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. Last Updated: 07/27/2016

Language Barrier Ripe For Telephone Tricks

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My friend Daniil Kheis once told me a story, prefacing it with an apology. I accepted the apology, although I didn't understand what for. However, I asked him to tell me what injustice he had done me.

Daniil -- a leading specialist at one of Moscow's institute's -- had a work-related trip to make to Tashkent, but all tickets for the next flight were sold out. The best available option -- which he took -- was a Moscow-Delhi ticket with stop-over in Tashkent.

His neighbor on the plane was Indian, and Daniil decided he would practice his English on him. As a researcher at a Soviet institute, he was running certain risks by conversing with a foreigner; prior to the trip they had been warned about the impermissibility of contacts with foreigners.

However, throwing caution to the wind Daniil started chatting to Singh -- as his neighbor was called -- who, it turned out, frequently visited Moscow on business, and was a communist who owned houses in Delhi and Calcutta. Singh gave Daniil his business card, with an open invitation to stay with him if he should ever find himself in Delhi or Calcutta.

The Indian asked Daniil what he did and where he lived. Daniil was embarrassed to admit that although he was well-known in his field, he and his wife were crammed into a small room in a communal apartment; instead, he said that he had his own apartment. Singh promised to call Daniil on his next visit, and at this moment Daniil recalled the warning issued at his institute. To get himself out of the hole he had dug himself, he decided to give Singh my home phone number instead of his own.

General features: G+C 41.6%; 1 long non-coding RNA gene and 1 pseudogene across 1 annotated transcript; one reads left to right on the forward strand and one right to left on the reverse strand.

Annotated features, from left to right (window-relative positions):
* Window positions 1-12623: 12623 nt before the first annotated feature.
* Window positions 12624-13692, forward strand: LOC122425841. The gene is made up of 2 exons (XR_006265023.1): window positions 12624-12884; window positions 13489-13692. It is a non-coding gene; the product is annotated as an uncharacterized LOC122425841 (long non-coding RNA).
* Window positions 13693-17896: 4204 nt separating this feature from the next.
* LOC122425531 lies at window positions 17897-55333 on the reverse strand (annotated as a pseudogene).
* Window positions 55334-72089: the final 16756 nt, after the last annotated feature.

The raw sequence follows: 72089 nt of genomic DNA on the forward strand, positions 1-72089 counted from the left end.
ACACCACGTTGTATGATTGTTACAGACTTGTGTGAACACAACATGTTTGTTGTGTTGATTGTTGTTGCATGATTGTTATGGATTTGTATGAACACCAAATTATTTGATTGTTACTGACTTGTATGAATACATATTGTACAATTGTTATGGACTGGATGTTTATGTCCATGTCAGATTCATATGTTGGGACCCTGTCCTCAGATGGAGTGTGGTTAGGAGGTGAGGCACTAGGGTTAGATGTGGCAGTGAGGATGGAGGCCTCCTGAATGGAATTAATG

I have to admit, I was none too pleased to hear this, but -- as I said -- I had already forgiven my friend.

A week went by, and I decided to call my friend and play a practical joke on him.

"Hello? Daniel?" I began -- and introducing myself as Singh, I proceeded to ask him in English how he was? So, for five minutes I wound him up and then burst into laughter!

Daniil's wife later recounted how he blanched, standing by the telephone and trying to find the English words for the conversation.

I had almost forgotten about this incident, when the telephone rang and a gentleman introducing himself as Singh requested to speak to Mr. Kheis. I obliged, giving out my friend's home number.

As it transpired, Singh went on to call him. Daniil answered the phone and convinced I was playing another trick on him, vented his spleen on Singh, finally dispatching me -- that is Singh -- in no uncertain terms.

Recalling the story recently, Daniil said that today he would be happy to meet Singh, and maybe even to visit him in Calcutta or Delhi -- even though he is a communist.

Vladislav Schnitzer is a journalist and pensioner living in Moscow.